The land rush in the India solar power market has officially begun. This year analysts expect India to add two gigawatts of solar capacity, more than double the total added in 2014. Under the National Solar Mission, which calls for 100 gigawatts—about the total electricity capacity of Spain—of new solar power generation to be built by 2022, the government has begun to auction off 15 gigawatts of solar power projects across the country.
Early results from those auctions are striking. In Madhya Pradesh, Canadian developer Sky Power won the bidding with an offer of 5.05 rupees (about $.07) per kilowatt-hour. That auction, intended to bid out 300 megawatts of solar generation, attracted bids totaling 2,200 megawatts, at rates below six rupees per kilowatt-hour. That is well below the 7.04 rupee per kilowatt-hour that the Central Electricity Regulatory Commission has determined is the threshold of viability for solar PV projects.
Earlier, U.S. provider First Solar bid 5.25 rupees ($.08) per kilowatt-hour for a solar project in Andhra Pradesh.
These below-cost bids “show [that] large-scale solar is slipping further down the price-ladder,” wrote The Climate Group, meaning that “power generation from solar plants in India is now cheaper than indigenous or imported coal.”
Unfortunately they also demonstrate that solar builders in India are bidding unrealistically low prices for these projects, counting on the Indian government to make up the difference. The government has initiated a “viability gap funding” scheme for public-private infrastructure projects, which will provide grants to solar developers “to support infrastructure projects that are economically justified but fall short of financial viability.” That means that developers can afford to bid on projects at rates they know will not provide a viable profit margin going forward.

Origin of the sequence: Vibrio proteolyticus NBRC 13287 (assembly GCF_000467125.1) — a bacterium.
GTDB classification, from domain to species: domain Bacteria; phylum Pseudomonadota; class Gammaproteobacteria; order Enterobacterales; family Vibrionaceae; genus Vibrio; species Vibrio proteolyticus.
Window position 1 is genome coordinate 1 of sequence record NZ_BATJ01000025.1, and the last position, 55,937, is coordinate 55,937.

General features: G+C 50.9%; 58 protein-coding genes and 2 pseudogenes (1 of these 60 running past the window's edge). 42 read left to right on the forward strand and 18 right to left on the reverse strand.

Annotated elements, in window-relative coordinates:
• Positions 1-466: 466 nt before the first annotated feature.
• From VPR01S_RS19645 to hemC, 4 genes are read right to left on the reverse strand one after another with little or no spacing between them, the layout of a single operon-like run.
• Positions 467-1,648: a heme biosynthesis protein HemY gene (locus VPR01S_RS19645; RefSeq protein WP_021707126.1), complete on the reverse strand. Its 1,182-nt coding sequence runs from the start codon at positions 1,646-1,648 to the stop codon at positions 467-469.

“Current economic conditions, solar irradiance, and off-taker creditworthiness do not look to be reflected in these bids,” said financial analysis firm Mercom Capital in a report on the solar market. And relying on the government to shore up financially untenable deals has long been risky in India: “The success of these projects would depend upon the Solar Energy Corporation of India’s payment track record,” which has yet to be proven out, according to equities analysis firm India Ratings.
Nevertheless, the solar balloon in India continues to ascend. U.S. solar company SunEdison has been particularly aggressive, signing memorandums of understanding for several giant projects including a five-gigawatt solar and wind farm in Karnataka and a five-gigawatt solar plant in the desert state of Rajasthan, as well as a $4 billion plant to build solar equipment in Gujarat.
Whether these will ever turn into functioning power plants remains to be seen. To summarize, India is seeing very aggressive, often below-cost bidding on projects based on unrealistic financial projections, backed by massive government subsidies and political support. That’s a recipe for a bubble, not a boom.
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